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Check out this week’s City & State joint op-ed on GSE reform, written by our Executive Director Christie Peale and Congresswoman Carolyn Maloney of New York’s 12th District. In the op-ed, Christie and Rep. Maloney discuss the importance of keeping the 30-year fixed-rate mortgage in any reform of Fannie Mae and Freddie Mac.
For more information on housing finance reform and its impact on affordable homeownership, you can read the Center’s policy brief on GSE reform, Moving Forward on Housing Finance Reform.
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Yesterday, Governor Andrew M. Cuomo and Benjamin M. Lawsky, the Superintendent of the Department of Financial Services, announced a proposal that would authorize shared appreciation mortgage modifications for New Yorkers. And there was more exciting news later in the day: Representative Mel Watt was confirmed by the Senate as the new director of the Federal Housing Finance Agency. The Center issued statements on both announcements, which you can read here.
For homeowners in New York City, the approval of shared appreciation mortgage modifications and the confirmation of Rep. Watt together have the potential to significantly increase the number of modifications with principal reduction to homeowners who need it most. In the previous blog post, we outlined why we support principal reduction for underwater homeowners. Principal reduction can prevent foreclosures, make housing affordable, and encourage continued investment in our neighborhoods. We encourage you to share this exciting news with your network.
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The Center for New York City Neighborhoods was proud to stand with Attorney General Eric T. Schneiderman and Jennifer Ching, Project Director at Queens Legal Services, last month to announce a historic $13 billion settlement with JPMorgan Chase. This settlement will return $1 billion to communities across New York State, representing a monumental victory for New York homeowners.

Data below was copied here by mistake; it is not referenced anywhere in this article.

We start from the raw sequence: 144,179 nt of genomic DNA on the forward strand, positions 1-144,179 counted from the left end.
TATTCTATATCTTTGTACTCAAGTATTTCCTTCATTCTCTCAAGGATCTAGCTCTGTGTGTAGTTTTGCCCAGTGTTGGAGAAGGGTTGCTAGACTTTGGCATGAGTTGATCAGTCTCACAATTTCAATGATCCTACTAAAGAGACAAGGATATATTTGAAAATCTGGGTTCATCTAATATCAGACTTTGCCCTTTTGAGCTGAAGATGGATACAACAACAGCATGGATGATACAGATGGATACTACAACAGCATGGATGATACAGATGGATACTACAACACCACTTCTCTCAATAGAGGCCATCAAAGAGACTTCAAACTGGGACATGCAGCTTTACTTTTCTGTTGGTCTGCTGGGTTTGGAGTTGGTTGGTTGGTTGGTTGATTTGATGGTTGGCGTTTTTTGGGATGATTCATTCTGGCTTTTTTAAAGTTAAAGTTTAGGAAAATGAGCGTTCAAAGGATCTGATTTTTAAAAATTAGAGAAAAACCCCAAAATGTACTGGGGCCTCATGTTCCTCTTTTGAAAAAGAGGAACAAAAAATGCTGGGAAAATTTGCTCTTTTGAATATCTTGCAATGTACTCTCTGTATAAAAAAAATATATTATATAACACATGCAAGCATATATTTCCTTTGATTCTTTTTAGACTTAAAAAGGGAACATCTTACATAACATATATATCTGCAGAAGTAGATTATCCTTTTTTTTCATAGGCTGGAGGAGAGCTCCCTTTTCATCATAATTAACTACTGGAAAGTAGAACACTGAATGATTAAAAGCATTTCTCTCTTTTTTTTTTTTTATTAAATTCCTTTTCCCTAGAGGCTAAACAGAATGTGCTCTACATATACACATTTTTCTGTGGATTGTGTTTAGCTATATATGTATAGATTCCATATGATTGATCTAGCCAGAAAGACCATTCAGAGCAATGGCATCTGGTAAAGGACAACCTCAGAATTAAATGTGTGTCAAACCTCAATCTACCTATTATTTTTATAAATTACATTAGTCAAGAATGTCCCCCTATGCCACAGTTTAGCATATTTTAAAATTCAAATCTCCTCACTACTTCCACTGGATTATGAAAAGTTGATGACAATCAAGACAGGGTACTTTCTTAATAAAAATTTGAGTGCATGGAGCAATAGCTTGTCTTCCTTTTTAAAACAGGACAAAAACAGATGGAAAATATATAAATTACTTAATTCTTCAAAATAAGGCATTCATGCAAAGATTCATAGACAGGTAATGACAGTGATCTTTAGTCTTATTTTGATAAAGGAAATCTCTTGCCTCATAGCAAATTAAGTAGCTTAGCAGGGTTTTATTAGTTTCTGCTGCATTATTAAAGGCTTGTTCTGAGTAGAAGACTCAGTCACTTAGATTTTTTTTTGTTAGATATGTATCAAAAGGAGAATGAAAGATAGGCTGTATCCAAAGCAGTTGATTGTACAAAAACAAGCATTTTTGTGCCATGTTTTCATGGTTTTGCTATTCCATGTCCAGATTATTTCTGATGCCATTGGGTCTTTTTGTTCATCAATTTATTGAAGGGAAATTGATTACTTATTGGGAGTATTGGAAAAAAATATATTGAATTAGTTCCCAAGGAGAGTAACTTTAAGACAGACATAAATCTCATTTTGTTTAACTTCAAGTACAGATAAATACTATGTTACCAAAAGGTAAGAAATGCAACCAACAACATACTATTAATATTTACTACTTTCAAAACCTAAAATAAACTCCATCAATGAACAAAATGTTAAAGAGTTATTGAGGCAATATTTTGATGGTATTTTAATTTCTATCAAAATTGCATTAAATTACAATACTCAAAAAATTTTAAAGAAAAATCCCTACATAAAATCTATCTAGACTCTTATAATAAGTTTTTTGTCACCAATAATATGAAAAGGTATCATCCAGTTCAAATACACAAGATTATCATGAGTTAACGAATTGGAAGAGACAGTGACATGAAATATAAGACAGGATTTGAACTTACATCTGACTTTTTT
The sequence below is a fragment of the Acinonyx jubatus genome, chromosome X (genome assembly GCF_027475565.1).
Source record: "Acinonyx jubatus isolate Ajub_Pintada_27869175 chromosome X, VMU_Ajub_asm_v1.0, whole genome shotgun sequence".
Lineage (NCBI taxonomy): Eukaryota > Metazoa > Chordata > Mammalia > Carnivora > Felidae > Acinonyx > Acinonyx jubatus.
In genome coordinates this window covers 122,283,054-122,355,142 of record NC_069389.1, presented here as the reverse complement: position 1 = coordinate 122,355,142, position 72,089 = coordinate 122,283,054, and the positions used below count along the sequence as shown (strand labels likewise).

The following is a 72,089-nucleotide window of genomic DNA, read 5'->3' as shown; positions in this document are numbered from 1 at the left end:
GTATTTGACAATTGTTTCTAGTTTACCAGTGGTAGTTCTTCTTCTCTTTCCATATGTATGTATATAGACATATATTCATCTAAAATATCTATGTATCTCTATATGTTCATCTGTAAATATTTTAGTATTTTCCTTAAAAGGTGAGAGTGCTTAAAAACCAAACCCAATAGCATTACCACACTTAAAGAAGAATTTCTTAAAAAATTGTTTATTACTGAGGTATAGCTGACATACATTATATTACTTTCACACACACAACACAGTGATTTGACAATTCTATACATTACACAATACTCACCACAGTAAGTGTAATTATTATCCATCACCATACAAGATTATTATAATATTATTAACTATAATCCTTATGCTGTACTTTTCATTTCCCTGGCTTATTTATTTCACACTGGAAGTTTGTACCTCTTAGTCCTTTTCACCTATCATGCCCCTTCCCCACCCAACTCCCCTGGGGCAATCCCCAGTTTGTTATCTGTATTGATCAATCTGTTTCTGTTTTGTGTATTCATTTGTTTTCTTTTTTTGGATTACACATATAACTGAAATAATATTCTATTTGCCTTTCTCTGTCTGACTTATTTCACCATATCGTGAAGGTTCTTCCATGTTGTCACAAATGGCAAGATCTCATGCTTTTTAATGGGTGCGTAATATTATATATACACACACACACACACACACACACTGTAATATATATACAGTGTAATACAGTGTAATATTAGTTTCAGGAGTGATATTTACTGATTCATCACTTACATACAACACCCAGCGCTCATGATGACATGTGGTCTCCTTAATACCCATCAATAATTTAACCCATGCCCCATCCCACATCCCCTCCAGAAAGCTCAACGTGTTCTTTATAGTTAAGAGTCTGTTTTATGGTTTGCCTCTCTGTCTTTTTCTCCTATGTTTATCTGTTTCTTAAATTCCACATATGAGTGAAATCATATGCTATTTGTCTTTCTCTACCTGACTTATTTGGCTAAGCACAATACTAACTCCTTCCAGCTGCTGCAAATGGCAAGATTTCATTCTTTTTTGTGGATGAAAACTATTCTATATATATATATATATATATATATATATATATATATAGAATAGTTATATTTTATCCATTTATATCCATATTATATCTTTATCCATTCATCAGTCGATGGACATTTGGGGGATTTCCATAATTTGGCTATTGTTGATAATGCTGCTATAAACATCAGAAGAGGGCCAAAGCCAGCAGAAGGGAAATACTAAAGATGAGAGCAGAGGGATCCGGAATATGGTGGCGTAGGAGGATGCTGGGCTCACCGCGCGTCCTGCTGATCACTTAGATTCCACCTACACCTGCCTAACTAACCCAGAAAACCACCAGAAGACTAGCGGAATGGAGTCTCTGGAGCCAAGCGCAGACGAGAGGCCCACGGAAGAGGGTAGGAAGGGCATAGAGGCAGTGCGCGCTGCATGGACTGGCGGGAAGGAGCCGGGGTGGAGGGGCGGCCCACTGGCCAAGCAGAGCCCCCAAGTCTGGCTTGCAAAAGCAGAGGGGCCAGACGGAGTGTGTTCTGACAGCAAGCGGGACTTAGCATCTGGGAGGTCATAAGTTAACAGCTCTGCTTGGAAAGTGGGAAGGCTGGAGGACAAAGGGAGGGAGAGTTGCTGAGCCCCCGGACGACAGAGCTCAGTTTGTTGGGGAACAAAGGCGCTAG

Center for New York City Neighborhoods Executive Director Christie Peale stands with New York State Attorney General Eric T. Schneiderman at the November press conference announcing a $13 billion settlement with JPMorgan Chase.
The $13 billion settlement resolves federal and state civil claims with JPMorgan Chase arising from the sale of residential mortgage-based securities prior to 2009. It will provide $4 billion in consumer relief, of which roughly $400 million will flow directly to New Yorkers experiencing some form of mortgage distress.
This settlement represents a critical victory for homeowners and advocates and the resources it will provide for New Yorkers are strongly needed. The challenges of the foreclosure crisis have been with us since 2007, and, for many New Yorkers, are a daily source of stress, confusion, and anger. It may not be in the papers every day, but across the state and the country, families are confronting one of the biggest and hardest challenges they’ve ever met. According to a recent report from New York State’s courts, there are over 80,000 homeowners across the state stuck in the legal process of foreclosure—and tens of thousands more who are behind on their mortgages.